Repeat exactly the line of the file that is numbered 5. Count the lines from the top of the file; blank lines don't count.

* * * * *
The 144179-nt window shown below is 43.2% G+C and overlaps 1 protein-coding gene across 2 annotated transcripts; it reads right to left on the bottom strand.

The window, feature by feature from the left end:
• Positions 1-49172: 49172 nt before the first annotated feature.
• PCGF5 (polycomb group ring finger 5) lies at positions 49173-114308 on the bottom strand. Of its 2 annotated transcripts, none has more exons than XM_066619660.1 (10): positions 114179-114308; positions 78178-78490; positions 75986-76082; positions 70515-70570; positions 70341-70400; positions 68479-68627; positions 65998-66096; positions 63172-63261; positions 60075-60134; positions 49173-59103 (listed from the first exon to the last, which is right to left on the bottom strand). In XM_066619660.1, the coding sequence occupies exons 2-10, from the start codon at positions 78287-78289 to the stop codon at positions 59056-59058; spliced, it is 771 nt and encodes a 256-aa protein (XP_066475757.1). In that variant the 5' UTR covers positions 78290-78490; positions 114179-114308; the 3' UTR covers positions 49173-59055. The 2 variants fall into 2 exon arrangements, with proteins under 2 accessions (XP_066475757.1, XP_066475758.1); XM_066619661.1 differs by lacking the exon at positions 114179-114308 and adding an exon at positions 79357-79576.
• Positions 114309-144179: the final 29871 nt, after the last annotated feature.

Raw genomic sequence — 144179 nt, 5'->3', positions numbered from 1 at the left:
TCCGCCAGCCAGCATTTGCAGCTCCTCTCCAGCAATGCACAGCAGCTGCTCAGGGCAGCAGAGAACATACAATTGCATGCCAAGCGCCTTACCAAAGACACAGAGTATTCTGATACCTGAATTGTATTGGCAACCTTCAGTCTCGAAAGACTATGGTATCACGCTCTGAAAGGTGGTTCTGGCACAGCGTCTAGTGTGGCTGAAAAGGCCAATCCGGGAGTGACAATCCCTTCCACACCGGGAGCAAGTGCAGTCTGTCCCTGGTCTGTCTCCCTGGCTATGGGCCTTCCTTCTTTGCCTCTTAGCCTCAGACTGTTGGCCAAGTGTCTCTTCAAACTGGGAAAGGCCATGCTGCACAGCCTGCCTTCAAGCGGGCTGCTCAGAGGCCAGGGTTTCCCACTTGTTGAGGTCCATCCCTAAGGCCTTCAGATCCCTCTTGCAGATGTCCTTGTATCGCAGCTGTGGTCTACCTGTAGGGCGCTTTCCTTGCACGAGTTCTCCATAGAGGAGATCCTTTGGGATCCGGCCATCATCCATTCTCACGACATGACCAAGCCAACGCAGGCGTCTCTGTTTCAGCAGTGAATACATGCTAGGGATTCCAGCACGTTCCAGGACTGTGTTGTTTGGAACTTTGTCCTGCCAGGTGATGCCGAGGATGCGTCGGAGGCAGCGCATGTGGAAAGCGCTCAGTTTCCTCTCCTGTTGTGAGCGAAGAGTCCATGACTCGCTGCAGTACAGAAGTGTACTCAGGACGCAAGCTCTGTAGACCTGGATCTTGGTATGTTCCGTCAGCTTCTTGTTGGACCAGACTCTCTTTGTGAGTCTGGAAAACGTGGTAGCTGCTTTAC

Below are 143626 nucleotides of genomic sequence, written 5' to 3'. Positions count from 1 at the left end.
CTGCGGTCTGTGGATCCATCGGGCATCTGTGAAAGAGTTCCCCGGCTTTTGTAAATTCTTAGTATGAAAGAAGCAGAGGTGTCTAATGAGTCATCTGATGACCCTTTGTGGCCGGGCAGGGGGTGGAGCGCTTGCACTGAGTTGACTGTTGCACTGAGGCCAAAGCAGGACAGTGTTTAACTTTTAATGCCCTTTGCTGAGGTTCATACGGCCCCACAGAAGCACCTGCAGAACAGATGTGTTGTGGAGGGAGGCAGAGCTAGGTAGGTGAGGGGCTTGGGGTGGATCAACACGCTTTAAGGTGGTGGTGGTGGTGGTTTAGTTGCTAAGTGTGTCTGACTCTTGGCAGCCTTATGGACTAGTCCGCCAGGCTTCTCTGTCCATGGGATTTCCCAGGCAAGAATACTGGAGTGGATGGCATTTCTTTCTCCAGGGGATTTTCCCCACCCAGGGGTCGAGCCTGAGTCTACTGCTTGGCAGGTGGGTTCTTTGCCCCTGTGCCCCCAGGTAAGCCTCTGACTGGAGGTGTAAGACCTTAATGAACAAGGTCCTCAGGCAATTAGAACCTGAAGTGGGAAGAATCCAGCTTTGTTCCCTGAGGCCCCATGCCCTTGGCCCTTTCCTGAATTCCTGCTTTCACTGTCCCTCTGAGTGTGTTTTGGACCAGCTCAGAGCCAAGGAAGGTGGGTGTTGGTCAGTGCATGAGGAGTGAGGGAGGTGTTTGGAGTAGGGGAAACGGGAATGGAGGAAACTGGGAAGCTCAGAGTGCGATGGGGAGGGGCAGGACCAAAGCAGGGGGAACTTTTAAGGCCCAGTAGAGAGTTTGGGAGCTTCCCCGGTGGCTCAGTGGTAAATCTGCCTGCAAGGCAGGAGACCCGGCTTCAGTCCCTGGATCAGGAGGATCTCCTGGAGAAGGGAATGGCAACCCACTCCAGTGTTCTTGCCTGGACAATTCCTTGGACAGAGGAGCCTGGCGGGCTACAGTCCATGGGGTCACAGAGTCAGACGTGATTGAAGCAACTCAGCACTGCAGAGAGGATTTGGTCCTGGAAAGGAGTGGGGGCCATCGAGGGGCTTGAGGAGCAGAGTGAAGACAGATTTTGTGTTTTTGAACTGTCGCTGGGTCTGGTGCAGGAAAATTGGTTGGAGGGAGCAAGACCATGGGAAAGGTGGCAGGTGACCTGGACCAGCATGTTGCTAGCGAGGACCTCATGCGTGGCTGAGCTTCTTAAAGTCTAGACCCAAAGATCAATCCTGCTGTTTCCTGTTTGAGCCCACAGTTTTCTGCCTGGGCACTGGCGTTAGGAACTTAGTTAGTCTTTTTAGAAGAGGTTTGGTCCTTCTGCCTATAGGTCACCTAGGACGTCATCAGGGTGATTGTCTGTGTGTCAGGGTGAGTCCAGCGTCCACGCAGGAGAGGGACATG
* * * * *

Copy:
• Positions 114309-144179: the final 29871 nt, after the last annotated feature.